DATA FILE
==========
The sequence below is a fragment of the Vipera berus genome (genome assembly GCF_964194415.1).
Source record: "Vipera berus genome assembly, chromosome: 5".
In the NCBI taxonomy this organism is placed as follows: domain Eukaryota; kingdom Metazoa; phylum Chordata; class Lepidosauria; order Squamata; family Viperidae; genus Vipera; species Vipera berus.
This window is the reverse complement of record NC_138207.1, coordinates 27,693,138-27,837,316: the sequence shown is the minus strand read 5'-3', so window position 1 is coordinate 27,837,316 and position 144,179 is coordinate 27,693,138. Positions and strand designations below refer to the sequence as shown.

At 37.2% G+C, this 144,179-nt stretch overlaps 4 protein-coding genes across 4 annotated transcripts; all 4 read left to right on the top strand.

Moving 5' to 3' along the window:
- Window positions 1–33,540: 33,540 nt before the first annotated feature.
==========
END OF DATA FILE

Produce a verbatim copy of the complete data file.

The sequence below is a fragment of the Vipera berus genome (genome assembly GCF_964194415.1).
Source record: "Vipera berus genome assembly, chromosome: 5".
In the NCBI taxonomy this organism is placed as follows: domain Eukaryota; kingdom Metazoa; phylum Chordata; class Lepidosauria; order Squamata; family Viperidae; genus Vipera; species Vipera berus.
This window is the reverse complement of record NC_138207.1, coordinates 27,693,138-27,837,316: the sequence shown is the minus strand read 5'-3', so window position 1 is coordinate 27,837,316 and position 144,179 is coordinate 27,693,138. Positions and strand designations below refer to the sequence as shown.

At 37.2% G+C, this 144,179-nt stretch overlaps 4 protein-coding genes across 4 annotated transcripts; all 4 read left to right on the top strand.

Moving 5' to 3' along the window:
- Window positions 1–33,540: 33,540 nt before the first annotated feature.